Presentation on theme: "Amateur Radio in Space By Steve Ford, WB8IMY. Overview Amateurs have been building satellites since the earliest days of space travel. These satellites."— Presentation transcript:
Overview Amateurs have been building satellites since the earliest days of space travel. These satellites are known as “OSCARs”— Orbiting Satellite Carrying Amateur Radio. The first Amateur Radio satellite was OSCAR 1 and it reached orbit in 1961.
Satellites: Relays in the Sky Like commercial satellites, Amateur Radio satellites are primarily used to relay signals from one location to another. From their vantage points in orbit, satellites can “see” large portions of the Earth. This is known as a satellite’s “footprint.” Every station within the footprint can communicate through the satellite
The Footprint of OSCAR 50 In this illustration, everyone within the circular footprint of OSCAR 50, an FM repeater satelllite, can communicate with each other.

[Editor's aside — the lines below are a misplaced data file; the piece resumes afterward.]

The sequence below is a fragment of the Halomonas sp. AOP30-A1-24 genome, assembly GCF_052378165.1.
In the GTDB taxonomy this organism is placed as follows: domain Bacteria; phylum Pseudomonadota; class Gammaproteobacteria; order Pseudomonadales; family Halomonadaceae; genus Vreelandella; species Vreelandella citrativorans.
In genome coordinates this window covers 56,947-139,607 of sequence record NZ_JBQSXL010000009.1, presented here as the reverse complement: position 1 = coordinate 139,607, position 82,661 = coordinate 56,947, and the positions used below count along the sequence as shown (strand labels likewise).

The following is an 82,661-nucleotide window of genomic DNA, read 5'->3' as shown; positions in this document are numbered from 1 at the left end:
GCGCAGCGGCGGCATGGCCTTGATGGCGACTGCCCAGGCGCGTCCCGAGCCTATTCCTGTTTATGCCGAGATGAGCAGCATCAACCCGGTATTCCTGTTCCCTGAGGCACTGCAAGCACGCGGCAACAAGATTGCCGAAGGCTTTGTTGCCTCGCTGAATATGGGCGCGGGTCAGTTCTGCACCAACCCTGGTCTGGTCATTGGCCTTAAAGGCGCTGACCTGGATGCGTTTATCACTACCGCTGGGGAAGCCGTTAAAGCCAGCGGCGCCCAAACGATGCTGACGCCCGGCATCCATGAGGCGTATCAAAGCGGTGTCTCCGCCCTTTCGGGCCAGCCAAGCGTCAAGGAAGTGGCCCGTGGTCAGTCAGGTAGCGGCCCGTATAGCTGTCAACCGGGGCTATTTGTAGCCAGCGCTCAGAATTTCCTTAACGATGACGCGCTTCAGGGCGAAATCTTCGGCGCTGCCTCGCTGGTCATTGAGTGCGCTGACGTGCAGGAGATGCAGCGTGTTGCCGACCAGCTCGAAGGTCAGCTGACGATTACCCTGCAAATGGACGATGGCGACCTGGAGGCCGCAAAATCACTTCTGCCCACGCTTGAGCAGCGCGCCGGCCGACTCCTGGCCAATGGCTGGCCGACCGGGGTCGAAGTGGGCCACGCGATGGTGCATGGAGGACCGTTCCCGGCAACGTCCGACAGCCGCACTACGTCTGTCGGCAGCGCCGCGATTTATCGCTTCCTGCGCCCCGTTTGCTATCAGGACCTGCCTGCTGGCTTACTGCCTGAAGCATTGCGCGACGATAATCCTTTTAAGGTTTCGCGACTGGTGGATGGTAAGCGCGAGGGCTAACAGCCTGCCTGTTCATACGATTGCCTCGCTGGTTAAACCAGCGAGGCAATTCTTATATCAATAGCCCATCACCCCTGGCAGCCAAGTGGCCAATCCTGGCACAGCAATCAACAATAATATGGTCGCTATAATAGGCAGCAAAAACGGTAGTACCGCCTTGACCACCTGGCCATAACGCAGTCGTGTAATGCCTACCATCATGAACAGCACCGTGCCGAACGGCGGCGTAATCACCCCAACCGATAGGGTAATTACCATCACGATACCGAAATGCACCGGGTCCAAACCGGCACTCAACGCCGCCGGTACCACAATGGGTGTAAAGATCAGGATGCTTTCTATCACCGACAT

Satellite Orbits Most Amateur Radio satellites travel in low Earth orbits at altitudes of 800 to 1500 km. At this altitude, a satellite completes one orbit every 90 to 100 minutes. At the same time, the Earth is turning beneath the satellite. The result is that all stations on the ground will enjoy several 15-minute communication sessions with each satellite each day. You can predict pass times with web tools such as www.n2yo.com or software.
OSCARs 29 and 52 OSCARs 29 and 52 relay Single Sideband (SSB) voice and CW transmissions.
Amateur Radio on the International Space Station There is also a fully equipped amateur facility aboard the International Space Station.
APRS on the ISS The International Space Station often functions as a digital relay for APRS packet data.
Station Equipment: FM For OSCAR 50, all you need is a dual-band FM rig and a directional antenna.
Station Equipment: SSB/CW For OSCARs 29 and 52, you will need a dual band SSB/CW rig. A full duplex model such as the Kenwood TS-2000 or Icom IC-9100 is best, but any will do for short contacts.